(Just to be clear, this is considered the last of Haydn's piano trios, also listed as No. 45 in H.C. Robbins-Landon's chronological catalogue. Published in 1797 as his Op.86, No.3, two years after Beethoven performed his Three Piano Trios, Op. 1, in Vienna, it's possible this was one of a series of “late” piano trios Haydn composed in London during the 1793-94 season. Not that any of that matters, since neither of these composers is on the program they'll be performing here, but hey...)

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Their Market Square Concerts program on Saturday opens with a recent work by composer Michael Brown, written for... well, when you have a living, breathing composer who writes his own program notes, why not have him tell you...?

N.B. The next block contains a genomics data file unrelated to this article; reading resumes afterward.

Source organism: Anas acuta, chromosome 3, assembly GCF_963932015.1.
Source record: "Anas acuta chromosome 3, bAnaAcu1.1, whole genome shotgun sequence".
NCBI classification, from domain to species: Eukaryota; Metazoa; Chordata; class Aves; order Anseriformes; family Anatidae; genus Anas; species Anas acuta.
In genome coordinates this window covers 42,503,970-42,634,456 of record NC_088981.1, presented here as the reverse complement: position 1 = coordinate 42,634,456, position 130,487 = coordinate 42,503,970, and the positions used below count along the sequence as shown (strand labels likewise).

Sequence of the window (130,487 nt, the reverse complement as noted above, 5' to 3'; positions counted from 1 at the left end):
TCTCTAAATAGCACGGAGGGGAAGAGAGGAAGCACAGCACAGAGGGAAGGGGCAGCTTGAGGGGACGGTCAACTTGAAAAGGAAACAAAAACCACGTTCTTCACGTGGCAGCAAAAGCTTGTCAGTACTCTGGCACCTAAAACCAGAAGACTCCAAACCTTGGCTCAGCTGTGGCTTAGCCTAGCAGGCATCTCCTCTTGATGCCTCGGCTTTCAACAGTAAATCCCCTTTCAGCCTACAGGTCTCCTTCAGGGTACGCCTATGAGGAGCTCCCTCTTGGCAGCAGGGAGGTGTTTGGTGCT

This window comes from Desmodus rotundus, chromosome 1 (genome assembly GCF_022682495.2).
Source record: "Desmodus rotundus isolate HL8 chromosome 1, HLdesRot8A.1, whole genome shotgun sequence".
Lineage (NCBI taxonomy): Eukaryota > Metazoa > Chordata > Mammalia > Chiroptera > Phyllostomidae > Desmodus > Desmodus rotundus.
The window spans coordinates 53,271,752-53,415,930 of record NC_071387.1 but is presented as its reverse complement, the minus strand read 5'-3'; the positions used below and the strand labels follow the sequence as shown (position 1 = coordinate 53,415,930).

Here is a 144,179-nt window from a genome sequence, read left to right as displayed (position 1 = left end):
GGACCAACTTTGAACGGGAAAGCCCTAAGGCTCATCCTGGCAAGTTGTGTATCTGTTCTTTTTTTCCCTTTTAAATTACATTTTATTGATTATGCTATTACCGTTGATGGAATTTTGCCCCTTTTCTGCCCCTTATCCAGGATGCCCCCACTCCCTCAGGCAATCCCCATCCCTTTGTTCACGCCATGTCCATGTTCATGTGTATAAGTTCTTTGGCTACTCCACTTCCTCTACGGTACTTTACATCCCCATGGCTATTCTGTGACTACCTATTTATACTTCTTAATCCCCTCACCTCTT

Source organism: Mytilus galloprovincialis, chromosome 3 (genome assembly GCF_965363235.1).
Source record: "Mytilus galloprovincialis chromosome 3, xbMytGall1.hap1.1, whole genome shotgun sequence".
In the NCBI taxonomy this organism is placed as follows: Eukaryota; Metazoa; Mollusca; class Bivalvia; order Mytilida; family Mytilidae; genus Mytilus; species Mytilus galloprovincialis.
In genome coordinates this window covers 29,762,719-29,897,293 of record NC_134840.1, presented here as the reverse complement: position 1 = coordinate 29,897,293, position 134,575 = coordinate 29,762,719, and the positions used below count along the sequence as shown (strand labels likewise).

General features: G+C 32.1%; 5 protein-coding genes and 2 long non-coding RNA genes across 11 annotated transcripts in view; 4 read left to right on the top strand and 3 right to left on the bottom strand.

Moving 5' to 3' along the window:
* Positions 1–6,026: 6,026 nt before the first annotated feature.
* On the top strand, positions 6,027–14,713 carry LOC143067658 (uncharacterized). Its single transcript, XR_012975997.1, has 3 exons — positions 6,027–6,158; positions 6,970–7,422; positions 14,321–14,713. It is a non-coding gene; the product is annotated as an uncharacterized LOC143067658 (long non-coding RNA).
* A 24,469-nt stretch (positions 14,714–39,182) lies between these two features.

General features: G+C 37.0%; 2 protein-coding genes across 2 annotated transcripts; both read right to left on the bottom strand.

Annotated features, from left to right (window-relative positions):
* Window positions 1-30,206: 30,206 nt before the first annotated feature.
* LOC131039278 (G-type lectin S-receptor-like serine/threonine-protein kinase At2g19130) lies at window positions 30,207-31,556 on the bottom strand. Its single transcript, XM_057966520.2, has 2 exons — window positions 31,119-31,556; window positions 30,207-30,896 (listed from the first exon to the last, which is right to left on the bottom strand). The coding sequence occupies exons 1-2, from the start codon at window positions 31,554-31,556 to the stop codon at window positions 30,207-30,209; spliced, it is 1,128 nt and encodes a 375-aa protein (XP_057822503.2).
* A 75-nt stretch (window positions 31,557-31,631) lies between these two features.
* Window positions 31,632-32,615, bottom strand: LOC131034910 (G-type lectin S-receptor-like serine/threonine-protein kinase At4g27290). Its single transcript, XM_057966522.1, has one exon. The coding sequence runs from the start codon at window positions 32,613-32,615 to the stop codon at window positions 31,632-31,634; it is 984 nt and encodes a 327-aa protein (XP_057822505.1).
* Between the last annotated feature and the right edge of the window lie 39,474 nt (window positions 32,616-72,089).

Not only can you read these notes on his web-site, you can also listen to the entire piece from a live concert at New York City's Merkin Hall.

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Reflections for Piano Trio was written for my dear friends and fellow trio comrades, violinist Elena Urioste and cellist Nicholas Canellakis. The work was commissioned by Nicholas and Susan Yasillo and was written in honor of Sharing Notes, an organization that brings interactive classical music performances to Chicago-area hospitals. When I learned about this beautiful organization, which gives companionship and joy to people in need, I became inspired to write a work about friendship and how people interact and develop with each other over time.